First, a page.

Not that long ago I went to a family reunion out of state. I saw relatives I hadn’t seen in a while and many asked “how’s the writing coming?” As authors there is so much we could reply to that, but no one wants to hear about the drudgery of making word count, wrangling plot threads, or trying to balance social media, promotion, and deadlines. In most cases I smile, tell them a bit about my latest release, and maybe one or two successes I’m proud to share.
When I bump elbows with a friend I haven’t seen for some time, I’m usually asked about my writing. After some brief discussion I normally get this question: “So, when are you going to retire?”
Because—come on—everyone knows writers are rolling in money. I’ve been told by this point, I should have enough to buy a private island.
This post is rambling a bit, but let me roll back the clock. When I was in my twenties, one of my co-workers had a relative who was a published author. He wrote sci-fi and fantasy, my genre at the time. She approached him about looking at some of my work and he agreed. He wrote me a nice critique and also included some advice. This was in an age before ebooks or indie authors. My co-worker’s relative was a traditionally published author with a New York house, who had twelve books to his name. His advice? “Don’t expect to make a living at this.”
I was shocked. Because—come on—everyone knows writers are rolling in money.
My, my. What time does to one’s perspective. I’ve now have ten published books, with two more scheduled to release—one in January of 2019, and one in August of 2019—but I don’t have to worry about buying that private island. It’s not going to happen in this lifetime.
We all want to hit the NYT Bestseller list or see our work made into a movie or series, but the reality for this writer is that my author income is supplemental. I look at it this way—I love to write. I’ve been doing it since I was a kid in grade school. Non stop! I was doing it before I was published, and I’d still be doing it if I wasn’t published, so if I make a supplemental income on the side for something I enjoy doing, it’s all good.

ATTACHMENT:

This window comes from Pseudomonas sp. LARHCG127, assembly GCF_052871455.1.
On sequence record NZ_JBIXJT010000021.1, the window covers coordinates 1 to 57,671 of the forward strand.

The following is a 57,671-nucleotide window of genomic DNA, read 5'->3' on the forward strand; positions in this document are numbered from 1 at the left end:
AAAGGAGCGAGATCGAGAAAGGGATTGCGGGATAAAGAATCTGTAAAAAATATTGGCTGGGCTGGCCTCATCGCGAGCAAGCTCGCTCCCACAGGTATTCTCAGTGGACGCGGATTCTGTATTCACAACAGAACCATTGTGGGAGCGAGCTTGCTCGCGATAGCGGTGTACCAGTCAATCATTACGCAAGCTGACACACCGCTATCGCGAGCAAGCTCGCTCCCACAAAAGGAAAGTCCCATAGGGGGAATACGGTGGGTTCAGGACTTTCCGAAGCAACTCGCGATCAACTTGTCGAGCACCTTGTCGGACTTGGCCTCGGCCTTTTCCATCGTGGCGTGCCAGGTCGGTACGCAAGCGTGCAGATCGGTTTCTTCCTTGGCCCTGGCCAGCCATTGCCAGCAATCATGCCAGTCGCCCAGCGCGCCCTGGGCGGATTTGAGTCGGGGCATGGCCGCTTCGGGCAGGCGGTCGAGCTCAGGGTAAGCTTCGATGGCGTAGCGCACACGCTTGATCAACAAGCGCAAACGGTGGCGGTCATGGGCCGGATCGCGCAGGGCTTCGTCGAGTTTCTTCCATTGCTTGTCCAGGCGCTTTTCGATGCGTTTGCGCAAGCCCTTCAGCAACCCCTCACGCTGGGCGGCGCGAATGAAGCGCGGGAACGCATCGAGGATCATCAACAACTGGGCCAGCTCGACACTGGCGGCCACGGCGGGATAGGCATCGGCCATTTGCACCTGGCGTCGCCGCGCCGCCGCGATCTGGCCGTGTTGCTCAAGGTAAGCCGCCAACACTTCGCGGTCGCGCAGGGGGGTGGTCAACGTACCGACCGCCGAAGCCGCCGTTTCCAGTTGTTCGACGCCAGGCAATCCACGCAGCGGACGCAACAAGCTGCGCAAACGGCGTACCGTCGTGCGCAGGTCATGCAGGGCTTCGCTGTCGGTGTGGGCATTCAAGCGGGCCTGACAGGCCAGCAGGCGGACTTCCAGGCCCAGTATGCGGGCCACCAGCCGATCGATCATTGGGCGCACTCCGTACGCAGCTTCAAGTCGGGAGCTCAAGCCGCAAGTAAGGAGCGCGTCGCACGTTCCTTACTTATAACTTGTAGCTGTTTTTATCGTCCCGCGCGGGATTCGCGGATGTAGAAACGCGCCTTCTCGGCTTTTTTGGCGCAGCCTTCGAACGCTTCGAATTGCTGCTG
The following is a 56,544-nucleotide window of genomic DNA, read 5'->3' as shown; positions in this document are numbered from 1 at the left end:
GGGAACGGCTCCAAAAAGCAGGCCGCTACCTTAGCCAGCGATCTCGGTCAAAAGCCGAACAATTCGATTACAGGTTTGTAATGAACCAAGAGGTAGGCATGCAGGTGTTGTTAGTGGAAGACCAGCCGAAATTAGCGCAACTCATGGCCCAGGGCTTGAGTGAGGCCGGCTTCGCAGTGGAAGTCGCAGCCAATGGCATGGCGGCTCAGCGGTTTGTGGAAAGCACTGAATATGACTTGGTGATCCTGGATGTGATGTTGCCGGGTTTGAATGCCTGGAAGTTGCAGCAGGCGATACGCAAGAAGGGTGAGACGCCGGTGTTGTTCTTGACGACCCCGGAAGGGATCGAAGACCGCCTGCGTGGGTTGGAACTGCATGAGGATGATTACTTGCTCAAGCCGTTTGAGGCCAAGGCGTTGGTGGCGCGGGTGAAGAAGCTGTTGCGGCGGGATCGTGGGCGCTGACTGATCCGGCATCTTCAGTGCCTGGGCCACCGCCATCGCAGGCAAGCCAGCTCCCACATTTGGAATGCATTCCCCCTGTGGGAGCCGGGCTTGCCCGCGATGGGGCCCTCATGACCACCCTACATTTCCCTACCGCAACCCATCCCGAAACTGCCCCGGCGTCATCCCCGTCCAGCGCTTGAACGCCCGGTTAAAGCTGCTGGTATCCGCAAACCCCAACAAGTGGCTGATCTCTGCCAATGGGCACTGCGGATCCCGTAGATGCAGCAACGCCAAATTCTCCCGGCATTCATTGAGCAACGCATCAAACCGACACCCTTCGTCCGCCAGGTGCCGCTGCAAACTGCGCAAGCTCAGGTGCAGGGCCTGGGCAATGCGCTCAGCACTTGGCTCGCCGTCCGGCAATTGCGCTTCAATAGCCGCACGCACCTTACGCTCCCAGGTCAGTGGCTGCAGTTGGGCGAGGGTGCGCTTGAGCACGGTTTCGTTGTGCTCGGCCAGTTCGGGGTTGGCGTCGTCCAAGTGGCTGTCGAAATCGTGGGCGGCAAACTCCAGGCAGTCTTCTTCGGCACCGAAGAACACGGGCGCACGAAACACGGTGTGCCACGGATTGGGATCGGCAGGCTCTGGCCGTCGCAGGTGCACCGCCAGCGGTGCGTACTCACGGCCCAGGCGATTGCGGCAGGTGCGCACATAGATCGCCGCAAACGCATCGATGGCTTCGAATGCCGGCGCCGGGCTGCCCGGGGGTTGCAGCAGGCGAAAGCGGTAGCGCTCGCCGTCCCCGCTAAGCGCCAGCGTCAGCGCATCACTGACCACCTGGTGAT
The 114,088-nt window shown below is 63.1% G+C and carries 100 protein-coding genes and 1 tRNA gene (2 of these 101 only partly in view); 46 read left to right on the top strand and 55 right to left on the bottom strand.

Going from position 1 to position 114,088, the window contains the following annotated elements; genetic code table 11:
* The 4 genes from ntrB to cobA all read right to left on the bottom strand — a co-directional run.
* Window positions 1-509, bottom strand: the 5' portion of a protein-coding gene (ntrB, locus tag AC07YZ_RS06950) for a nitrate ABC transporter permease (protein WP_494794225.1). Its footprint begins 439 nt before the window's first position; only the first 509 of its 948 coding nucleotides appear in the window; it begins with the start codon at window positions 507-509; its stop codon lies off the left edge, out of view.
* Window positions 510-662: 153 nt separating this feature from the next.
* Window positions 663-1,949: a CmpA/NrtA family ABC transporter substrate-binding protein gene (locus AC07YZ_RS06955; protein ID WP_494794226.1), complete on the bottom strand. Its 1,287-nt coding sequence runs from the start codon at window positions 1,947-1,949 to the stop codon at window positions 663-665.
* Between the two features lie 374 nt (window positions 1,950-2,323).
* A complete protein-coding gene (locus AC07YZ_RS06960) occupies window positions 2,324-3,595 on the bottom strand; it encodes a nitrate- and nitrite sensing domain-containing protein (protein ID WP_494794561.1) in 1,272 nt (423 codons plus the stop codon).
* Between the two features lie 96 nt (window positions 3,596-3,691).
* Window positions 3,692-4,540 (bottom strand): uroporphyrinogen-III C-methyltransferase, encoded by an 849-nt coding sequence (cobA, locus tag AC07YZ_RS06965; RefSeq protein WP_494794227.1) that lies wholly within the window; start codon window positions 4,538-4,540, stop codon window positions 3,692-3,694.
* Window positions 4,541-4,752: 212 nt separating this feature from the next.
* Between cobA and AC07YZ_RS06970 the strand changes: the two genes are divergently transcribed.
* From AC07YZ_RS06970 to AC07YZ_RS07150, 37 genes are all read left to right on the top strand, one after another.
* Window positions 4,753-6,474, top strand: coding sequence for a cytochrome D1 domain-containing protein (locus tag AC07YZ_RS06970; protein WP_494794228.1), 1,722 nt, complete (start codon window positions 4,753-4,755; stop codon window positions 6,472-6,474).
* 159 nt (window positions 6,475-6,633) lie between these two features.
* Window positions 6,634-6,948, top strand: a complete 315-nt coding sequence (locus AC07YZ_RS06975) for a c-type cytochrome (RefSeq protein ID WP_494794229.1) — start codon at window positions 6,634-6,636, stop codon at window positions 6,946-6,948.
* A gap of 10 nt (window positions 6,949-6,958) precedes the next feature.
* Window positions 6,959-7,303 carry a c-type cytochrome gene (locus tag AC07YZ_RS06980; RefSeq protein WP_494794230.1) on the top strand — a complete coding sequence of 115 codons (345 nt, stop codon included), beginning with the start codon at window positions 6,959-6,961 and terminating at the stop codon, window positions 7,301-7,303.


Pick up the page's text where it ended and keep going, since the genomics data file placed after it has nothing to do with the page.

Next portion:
I think most people glamorize the life of a writer, but don’t realize the amount of work that goes into what we do. How often have you met someone, told them you’re a writer, and heard: “Yeah, I should write a book, too.”
Seriously? What other profession garners that kind of response? Have you ever heard anyone say I should act in a movie. I should drive a race car. I should perform surgery? Getting crazy here, but we all know that one, right?
Yet, we keep trudging along, creating our worlds and characters, shuffling them out to the reading public and hoping for good sales and a few reviews. That author way back-in-the-day who told me “don’t expect to make a living at this” was right. And yet, I wouldn’t live my life any other way.
How do you handle well meaning people who think writing is a gold mine, or that anyone can sit down and peck out a book on the keyboard? Share your thoughts on the writing life (islands optional) in the comments below—ready, set, go!